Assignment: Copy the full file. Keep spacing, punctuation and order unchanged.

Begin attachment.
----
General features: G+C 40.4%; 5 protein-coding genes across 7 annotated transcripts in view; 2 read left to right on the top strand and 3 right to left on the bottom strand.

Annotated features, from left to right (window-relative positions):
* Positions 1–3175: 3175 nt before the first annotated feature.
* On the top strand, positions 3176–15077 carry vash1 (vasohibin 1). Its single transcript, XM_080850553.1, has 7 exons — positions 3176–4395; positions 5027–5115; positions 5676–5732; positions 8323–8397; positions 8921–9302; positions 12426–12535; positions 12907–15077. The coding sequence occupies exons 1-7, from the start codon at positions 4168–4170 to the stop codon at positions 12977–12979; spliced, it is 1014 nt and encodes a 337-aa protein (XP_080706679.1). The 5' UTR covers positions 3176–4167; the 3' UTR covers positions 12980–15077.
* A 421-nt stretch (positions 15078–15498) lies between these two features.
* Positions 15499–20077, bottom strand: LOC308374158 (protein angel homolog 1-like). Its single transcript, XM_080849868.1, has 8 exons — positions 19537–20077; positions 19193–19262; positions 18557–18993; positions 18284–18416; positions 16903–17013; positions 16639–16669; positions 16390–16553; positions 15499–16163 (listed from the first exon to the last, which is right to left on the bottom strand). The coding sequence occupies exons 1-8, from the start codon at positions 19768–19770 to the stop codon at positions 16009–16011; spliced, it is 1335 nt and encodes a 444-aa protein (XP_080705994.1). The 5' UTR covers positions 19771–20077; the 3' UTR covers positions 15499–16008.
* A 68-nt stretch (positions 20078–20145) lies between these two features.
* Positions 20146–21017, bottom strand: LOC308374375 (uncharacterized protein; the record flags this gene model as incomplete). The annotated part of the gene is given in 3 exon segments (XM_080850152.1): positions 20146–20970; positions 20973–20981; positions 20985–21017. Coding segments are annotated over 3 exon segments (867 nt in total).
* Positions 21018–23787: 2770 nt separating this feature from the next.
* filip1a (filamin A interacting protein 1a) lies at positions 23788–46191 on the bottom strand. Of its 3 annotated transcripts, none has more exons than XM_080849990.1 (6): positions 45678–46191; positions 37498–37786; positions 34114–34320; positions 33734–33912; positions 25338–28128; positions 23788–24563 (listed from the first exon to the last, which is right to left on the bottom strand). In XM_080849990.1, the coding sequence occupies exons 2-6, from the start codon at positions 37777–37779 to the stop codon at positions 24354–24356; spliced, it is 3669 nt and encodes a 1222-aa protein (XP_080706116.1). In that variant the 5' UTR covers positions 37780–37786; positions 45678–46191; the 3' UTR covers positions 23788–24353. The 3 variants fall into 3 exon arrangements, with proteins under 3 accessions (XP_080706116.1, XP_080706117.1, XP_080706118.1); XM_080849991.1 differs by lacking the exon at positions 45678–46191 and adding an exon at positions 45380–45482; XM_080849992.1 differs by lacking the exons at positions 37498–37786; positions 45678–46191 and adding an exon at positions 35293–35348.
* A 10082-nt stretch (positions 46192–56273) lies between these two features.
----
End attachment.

General features: G+C 40.4%; 5 protein-coding genes across 7 annotated transcripts in view; 2 read left to right on the top strand and 3 right to left on the bottom strand.

Annotated features, from left to right (window-relative positions):
* Positions 1–3175: 3175 nt before the first annotated feature.
* On the top strand, positions 3176–15077 carry vash1 (vasohibin 1). Its single transcript, XM_080850553.1, has 7 exons — positions 3176–4395; positions 5027–5115; positions 5676–5732; positions 8323–8397; positions 8921–9302; positions 12426–12535; positions 12907–15077. The coding sequence occupies exons 1-7, from the start codon at positions 4168–4170 to the stop codon at positions 12977–12979; spliced, it is 1014 nt and encodes a 337-aa protein (XP_080706679.1). The 5' UTR covers positions 3176–4167; the 3' UTR covers positions 12980–15077.
* A 421-nt stretch (positions 15078–15498) lies between these two features.
* Positions 15499–20077, bottom strand: LOC308374158 (protein angel homolog 1-like). Its single transcript, XM_080849868.1, has 8 exons — positions 19537–20077; positions 19193–19262; positions 18557–18993; positions 18284–18416; positions 16903–17013; positions 16639–16669; positions 16390–16553; positions 15499–16163 (listed from the first exon to the last, which is right to left on the bottom strand). The coding sequence occupies exons 1-8, from the start codon at positions 19768–19770 to the stop codon at positions 16009–16011; spliced, it is 1335 nt and encodes a 444-aa protein (XP_080705994.1). The 5' UTR covers positions 19771–20077; the 3' UTR covers positions 15499–16008.
* A 68-nt stretch (positions 20078–20145) lies between these two features.
* Positions 20146–21017, bottom strand: LOC308374375 (uncharacterized protein; the record flags this gene model as incomplete). The annotated part of the gene is given in 3 exon segments (XM_080850152.1): positions 20146–20970; positions 20973–20981; positions 20985–21017. Coding segments are annotated over 3 exon segments (867 nt in total).
* Positions 21018–23787: 2770 nt separating this feature from the next.
* filip1a (filamin A interacting protein 1a) lies at positions 23788–46191 on the bottom strand. Of its 3 annotated transcripts, none has more exons than XM_080849990.1 (6): positions 45678–46191; positions 37498–37786; positions 34114–34320; positions 33734–33912; positions 25338–28128; positions 23788–24563 (listed from the first exon to the last, which is right to left on the bottom strand). In XM_080849990.1, the coding sequence occupies exons 2-6, from the start codon at positions 37777–37779 to the stop codon at positions 24354–24356; spliced, it is 3669 nt and encodes a 1222-aa protein (XP_080706116.1). In that variant the 5' UTR covers positions 37780–37786; positions 45678–46191; the 3' UTR covers positions 23788–24353. The 3 variants fall into 3 exon arrangements, with proteins under 3 accessions (XP_080706116.1, XP_080706117.1, XP_080706118.1); XM_080849991.1 differs by lacking the exon at positions 45678–46191 and adding an exon at positions 45380–45482; XM_080849992.1 differs by lacking the exons at positions 37498–37786; positions 45678–46191 and adding an exon at positions 35293–35348.
* A 10082-nt stretch (positions 46192–56273) lies between these two features.